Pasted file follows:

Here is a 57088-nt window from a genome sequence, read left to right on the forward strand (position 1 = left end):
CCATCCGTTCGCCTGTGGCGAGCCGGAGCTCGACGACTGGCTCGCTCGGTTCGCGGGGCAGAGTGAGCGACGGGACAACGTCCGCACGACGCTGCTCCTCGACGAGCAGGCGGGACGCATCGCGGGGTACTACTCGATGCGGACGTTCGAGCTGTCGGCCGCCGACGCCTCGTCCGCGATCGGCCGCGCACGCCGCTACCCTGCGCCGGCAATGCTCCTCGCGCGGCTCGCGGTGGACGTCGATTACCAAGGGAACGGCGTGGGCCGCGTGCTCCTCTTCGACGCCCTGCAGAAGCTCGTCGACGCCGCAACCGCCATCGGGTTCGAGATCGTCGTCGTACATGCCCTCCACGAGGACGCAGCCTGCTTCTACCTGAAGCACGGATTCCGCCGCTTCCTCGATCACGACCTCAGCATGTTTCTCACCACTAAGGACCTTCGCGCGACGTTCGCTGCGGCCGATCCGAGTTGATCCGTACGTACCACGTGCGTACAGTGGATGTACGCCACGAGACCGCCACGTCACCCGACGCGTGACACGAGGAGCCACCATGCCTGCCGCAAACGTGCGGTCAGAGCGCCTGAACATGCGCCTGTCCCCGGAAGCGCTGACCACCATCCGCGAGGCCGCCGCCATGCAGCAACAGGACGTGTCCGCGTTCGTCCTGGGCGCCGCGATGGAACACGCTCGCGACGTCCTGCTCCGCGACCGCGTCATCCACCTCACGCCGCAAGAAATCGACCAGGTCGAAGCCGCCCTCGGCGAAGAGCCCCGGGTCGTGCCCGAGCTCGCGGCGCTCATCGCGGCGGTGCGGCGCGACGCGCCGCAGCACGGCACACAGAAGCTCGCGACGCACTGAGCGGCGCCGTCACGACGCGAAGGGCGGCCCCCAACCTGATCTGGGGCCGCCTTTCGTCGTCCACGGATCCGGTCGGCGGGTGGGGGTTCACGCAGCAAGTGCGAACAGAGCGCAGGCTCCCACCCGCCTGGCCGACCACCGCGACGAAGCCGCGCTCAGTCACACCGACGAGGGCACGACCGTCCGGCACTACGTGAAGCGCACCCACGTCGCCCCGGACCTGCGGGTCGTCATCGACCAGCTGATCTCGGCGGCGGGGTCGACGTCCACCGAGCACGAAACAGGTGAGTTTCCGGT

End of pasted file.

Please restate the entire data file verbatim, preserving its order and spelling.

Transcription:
Here is a 57088-nt window from a genome sequence, read left to right on the forward strand (position 1 = left end):
CCATCCGTTCGCCTGTGGCGAGCCGGAGCTCGACGACTGGCTCGCTCGGTTCGCGGGGCAGAGTGAGCGACGGGACAACGTCCGCACGACGCTGCTCCTCGACGAGCAGGCGGGACGCATCGCGGGGTACTACTCGATGCGGACGTTCGAGCTGTCGGCCGCCGACGCCTCGTCCGCGATCGGCCGCGCACGCCGCTACCCTGCGCCGGCAATGCTCCTCGCGCGGCTCGCGGTGGACGTCGATTACCAAGGGAACGGCGTGGGCCGCGTGCTCCTCTTCGACGCCCTGCAGAAGCTCGTCGACGCCGCAACCGCCATCGGGTTCGAGATCGTCGTCGTACATGCCCTCCACGAGGACGCAGCCTGCTTCTACCTGAAGCACGGATTCCGCCGCTTCCTCGATCACGACCTCAGCATGTTTCTCACCACTAAGGACCTTCGCGCGACGTTCGCTGCGGCCGATCCGAGTTGATCCGTACGTACCACGTGCGTACAGTGGATGTACGCCACGAGACCGCCACGTCACCCGACGCGTGACACGAGGAGCCACCATGCCTGCCGCAAACGTGCGGTCAGAGCGCCTGAACATGCGCCTGTCCCCGGAAGCGCTGACCACCATCCGCGAGGCCGCCGCCATGCAGCAACAGGACGTGTCCGCGTTCGTCCTGGGCGCCGCGATGGAACACGCTCGCGACGTCCTGCTCCGCGACCGCGTCATCCACCTCACGCCGCAAGAAATCGACCAGGTCGAAGCCGCCCTCGGCGAAGAGCCCCGGGTCGTGCCCGAGCTCGCGGCGCTCATCGCGGCGGTGCGGCGCGACGCGCCGCAGCACGGCACACAGAAGCTCGCGACGCACTGAGCGGCGCCGTCACGACGCGAAGGGCGGCCCCCAACCTGATCTGGGGCCGCCTTTCGTCGTCCACGGATCCGGTCGGCGGGTGGGGGTTCACGCAGCAAGTGCGAACAGAGCGCAGGCTCCCACCCGCCTGGCCGACCACCGCGACGAAGCCGCGCTCAGTCACACCGACGAGGGCACGACCGTCCGGCACTACGTGAAGCGCACCCACGTCGCCCCGGACCTGCGGGTCGTCATCGACCAGCTGATCTCGGCGGCGGGGTCGACGTCCACCGAGCACGAAACAGGTGAGTTTCCGGT